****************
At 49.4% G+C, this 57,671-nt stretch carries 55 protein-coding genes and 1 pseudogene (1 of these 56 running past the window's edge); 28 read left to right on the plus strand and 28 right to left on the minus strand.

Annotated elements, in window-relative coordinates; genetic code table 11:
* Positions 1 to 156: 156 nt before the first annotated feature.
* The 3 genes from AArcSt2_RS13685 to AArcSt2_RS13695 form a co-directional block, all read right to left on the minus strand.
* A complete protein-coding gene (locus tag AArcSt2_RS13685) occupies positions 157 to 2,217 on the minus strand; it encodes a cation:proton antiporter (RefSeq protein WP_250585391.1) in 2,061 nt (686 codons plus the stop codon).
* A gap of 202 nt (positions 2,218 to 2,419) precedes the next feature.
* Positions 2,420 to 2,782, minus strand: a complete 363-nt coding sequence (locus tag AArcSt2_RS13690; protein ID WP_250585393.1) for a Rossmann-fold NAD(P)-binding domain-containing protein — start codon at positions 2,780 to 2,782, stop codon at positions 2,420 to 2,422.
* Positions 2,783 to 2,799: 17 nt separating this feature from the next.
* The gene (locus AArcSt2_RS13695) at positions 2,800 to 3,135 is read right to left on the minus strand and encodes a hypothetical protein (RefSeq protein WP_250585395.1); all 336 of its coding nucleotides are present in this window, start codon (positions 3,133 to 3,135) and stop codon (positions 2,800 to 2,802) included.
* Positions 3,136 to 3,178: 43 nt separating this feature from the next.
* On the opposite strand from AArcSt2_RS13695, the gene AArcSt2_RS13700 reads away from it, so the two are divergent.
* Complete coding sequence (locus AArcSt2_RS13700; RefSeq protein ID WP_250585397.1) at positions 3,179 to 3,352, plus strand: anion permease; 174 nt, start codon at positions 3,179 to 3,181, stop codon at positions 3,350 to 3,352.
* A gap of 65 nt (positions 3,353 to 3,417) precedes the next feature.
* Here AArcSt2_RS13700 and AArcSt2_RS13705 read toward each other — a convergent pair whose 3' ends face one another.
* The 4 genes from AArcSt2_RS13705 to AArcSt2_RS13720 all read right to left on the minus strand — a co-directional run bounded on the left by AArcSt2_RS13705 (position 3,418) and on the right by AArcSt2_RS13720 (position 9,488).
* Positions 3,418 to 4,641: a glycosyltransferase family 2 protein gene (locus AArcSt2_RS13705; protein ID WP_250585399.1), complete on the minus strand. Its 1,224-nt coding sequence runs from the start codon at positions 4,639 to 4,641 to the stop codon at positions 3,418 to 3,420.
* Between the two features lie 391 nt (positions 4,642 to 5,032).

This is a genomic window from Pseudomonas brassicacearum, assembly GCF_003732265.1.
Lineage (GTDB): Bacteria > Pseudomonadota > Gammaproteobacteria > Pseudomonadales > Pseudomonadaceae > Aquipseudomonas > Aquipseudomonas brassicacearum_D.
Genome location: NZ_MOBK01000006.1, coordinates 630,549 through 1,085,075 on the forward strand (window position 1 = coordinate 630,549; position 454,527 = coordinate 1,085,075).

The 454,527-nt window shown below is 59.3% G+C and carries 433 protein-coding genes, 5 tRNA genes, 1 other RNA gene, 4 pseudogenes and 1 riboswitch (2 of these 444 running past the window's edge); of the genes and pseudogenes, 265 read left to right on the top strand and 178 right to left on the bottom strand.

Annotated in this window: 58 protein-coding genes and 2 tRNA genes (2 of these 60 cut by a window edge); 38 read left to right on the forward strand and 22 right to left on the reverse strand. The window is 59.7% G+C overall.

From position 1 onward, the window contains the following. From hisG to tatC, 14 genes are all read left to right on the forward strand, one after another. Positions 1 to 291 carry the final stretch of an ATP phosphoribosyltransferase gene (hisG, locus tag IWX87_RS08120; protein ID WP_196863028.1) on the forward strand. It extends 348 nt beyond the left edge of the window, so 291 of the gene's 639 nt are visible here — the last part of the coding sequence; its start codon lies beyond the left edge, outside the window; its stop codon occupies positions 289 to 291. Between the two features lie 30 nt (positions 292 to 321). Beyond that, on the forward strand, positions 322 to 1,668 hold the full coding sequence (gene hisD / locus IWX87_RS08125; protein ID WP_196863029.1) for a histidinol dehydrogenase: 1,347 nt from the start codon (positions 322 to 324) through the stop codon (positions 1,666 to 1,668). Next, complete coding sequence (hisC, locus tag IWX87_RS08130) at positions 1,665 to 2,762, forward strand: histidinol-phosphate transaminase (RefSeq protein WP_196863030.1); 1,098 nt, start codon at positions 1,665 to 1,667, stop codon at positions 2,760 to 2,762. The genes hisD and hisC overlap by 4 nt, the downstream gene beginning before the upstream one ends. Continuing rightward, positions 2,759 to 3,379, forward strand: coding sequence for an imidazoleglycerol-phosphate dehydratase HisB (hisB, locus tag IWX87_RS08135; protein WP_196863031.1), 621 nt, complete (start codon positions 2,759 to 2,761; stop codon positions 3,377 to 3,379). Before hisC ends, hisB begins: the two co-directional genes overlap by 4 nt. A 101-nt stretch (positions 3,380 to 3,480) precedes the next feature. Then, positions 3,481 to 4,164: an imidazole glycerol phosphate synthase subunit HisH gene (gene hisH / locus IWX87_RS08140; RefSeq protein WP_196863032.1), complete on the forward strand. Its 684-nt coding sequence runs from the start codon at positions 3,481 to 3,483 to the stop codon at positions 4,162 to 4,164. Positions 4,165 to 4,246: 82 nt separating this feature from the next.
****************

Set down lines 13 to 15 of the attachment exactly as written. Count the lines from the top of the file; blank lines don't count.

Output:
* A gap of 65 nt (positions 3,353 to 3,417) precedes the next feature.
* Here AArcSt2_RS13700 and AArcSt2_RS13705 read toward each other — a convergent pair whose 3' ends face one another.
* The 4 genes from AArcSt2_RS13705 to AArcSt2_RS13720 all read right to left on the minus strand — a co-directional run bounded on the left by AArcSt2_RS13705 (position 3,418) and on the right by AArcSt2_RS13720 (position 9,488).